Prior_Analytics writes:

Hi RPLong,

In what unregulated situation might the local competitive price of a good be lower than the international competitive price of a good?

Well, there seems to be two parts of this question.

1) A presumption that all markets are inherently 'international' and if it were not for 'regulation' all markets would express themselves as parts of a single (international) market.

2) A presumption that the price of a good is equal for all destinations.

In regards to the first, all markets are in flux. Some goods clearly compete more often in one market than another. Services are very often restricted to local markets. Small, lightweight, easily transportable, high value goods are more often than not something that compete at a global scale.

Its no coincidence that I rarely consider barbers in the next county when I go to buy a haircut, while almost always considering almost every competitor for Digital Camera market when I go to buy a digital camera.

Some goods travel better than others. So, to your example, buying a haircut locally is almost always in my favor in terms of price, as are houses, math tutoring, and toilet water.

In regards to the second presumption, a simple input like 'transportation' costs make a huge difference in prices of a good from one destination to another. There are plenty of examples where a local good is priced lower than the price it is sold at much farther away. In fact, if the value (thus market price) didn't go up faster than the cost of transportation as distance increased, no goods would ever be sold outside the local market.

That said, in a Solipsist's view of the world, we are all 100% personally responsible for all ill effects of regulation.

-p_a

Philo writes:

"According to extreme solipsism, you're the only person who really exists." Since you don't specify to whom 'you' refers, you should probably think of solipsism as not a single theory but a family of theories. There is Bryan-Caplan-solipsism, according to which only Bryan Caplan exists; there is Philo-solipsism--that only Philo exists; generally there is an x-solipsism for every person x.

Admittedly, this "family" would be *empty* if there were *no* persons. But in fact there are very many persons, and so very many solipsisms--each one false (of course).

Kurbla writes:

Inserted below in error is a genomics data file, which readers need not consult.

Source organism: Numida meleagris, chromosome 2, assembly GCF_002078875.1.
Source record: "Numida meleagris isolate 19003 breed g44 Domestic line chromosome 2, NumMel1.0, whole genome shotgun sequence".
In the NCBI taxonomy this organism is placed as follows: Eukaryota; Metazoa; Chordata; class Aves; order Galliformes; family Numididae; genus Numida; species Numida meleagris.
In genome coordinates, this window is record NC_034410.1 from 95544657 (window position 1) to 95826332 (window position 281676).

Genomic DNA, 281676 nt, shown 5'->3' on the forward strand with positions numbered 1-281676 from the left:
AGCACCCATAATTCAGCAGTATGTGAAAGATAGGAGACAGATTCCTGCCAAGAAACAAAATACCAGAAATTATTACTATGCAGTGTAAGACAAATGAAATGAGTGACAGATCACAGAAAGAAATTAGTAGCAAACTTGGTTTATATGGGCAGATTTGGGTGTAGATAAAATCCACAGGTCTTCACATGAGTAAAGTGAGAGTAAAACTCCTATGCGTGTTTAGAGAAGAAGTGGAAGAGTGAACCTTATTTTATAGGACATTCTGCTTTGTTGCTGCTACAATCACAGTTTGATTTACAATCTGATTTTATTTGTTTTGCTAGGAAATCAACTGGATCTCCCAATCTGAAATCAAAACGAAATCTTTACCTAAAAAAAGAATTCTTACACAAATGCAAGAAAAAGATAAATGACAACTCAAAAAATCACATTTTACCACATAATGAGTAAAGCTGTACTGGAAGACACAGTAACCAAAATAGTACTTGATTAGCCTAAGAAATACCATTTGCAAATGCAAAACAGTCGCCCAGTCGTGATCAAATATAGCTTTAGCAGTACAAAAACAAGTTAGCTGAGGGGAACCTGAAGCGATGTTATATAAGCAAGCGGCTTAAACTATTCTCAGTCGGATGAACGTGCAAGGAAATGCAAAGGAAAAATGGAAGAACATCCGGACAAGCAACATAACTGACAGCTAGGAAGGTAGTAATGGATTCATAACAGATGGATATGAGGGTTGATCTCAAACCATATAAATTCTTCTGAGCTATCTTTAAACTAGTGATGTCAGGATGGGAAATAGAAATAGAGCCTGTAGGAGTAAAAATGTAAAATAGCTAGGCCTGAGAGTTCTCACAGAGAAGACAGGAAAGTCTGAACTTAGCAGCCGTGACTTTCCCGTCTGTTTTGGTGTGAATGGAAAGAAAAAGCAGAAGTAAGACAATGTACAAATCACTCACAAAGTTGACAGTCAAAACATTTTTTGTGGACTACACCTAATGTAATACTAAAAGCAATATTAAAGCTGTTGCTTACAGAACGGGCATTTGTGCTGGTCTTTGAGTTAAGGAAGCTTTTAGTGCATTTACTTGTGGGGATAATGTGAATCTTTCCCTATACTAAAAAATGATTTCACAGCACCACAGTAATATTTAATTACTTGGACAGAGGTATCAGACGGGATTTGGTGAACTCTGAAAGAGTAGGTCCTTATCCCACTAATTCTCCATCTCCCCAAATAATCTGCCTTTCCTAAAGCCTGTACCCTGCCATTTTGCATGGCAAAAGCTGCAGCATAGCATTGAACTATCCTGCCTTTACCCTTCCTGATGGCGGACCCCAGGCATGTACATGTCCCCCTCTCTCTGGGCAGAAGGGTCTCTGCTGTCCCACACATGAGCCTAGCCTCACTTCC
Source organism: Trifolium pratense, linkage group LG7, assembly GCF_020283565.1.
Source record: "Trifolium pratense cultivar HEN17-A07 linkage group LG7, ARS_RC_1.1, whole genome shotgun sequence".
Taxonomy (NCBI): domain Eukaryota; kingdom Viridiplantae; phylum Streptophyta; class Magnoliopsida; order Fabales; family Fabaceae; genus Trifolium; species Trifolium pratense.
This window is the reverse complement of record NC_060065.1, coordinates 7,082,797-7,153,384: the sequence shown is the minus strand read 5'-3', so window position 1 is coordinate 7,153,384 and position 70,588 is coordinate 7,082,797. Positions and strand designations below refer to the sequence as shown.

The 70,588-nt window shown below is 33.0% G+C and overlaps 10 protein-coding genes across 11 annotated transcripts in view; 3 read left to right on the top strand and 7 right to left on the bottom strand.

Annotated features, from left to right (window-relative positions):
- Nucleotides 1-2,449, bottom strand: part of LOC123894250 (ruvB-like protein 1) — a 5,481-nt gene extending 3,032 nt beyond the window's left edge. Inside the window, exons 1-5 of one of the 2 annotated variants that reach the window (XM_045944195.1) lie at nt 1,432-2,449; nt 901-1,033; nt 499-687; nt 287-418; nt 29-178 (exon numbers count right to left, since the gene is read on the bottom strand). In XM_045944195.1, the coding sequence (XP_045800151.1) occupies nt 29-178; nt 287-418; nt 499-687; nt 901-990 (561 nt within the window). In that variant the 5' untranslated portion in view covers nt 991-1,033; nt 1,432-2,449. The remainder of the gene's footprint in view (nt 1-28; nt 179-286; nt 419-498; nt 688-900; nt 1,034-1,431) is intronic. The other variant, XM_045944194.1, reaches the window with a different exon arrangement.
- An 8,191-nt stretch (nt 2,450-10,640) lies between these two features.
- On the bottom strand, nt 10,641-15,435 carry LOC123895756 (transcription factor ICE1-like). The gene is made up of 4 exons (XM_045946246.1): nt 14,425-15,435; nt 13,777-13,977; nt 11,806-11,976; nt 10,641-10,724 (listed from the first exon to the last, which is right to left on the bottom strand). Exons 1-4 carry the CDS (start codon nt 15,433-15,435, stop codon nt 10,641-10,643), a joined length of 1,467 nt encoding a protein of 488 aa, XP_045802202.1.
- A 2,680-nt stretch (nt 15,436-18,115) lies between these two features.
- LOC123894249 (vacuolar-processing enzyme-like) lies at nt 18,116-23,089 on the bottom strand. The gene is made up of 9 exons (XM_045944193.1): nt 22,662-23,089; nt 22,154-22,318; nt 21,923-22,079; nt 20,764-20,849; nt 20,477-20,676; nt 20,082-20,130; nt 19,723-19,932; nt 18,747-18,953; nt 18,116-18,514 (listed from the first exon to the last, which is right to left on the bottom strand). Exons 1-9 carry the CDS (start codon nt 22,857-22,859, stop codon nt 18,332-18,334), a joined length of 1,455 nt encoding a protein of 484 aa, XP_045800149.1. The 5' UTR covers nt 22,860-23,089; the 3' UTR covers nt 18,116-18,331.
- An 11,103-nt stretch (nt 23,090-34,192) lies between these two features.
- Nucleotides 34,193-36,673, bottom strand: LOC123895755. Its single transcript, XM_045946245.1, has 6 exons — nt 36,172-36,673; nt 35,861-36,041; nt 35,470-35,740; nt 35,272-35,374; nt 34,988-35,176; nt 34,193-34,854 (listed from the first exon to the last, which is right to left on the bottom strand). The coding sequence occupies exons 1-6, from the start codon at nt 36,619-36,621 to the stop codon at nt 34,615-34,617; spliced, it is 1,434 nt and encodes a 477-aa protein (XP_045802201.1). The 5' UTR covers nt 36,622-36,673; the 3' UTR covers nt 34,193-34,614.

Tautologies have to be true in all existing and possible worlds. It is easy to find counterexample for "trade increases productivity:" Hoss produces wheat and socks. Hoss needs one day of work for socks, or he can produce 8 units of wheat in the same time. Hoss decides to buy socks and pays 80 units of wheat. QED. Why would one do such a stupid trade? It is beyond our interest.


Stephen writes:

The reason this example works is because there are two people, each with their own comparative advantage. A potential problem arises when you introduce a third agent who has a comparative advantage in the same good that I do. Let's say that a third agent is 1 wheat and 10 steel. The price of steel will decline. This third agent may very well be willing to trade 2 steel for 1 wheat. My wheat productivity has just been cut in half, from 5 wheat to 2.5 wheat! I'm better off killing this third agent in this extreme solipsist world so I can increase my productivity back to 5 wheat/5 steel.

RPLong writes:

p_a - Are you serious?

There are too many holes in what your saying for me to successfully point them all out. But...

1 - If the local price is less than the international price, then the citizens of the country will continue to trade locally and the higher international price won't affect them. So why prohibit international trade in this situation?

2 - Your "mathematical" critique of Caplan's point assumes a solipsist's gains from trade are different locally than they are internationally. This is logically absurd. In order to see how comparative advantage still works, recall that in both your local and international examples, "Me" gains from trade as compared to the base assumption. The other details merely represent a price change - but the gains themselves are present in both examples.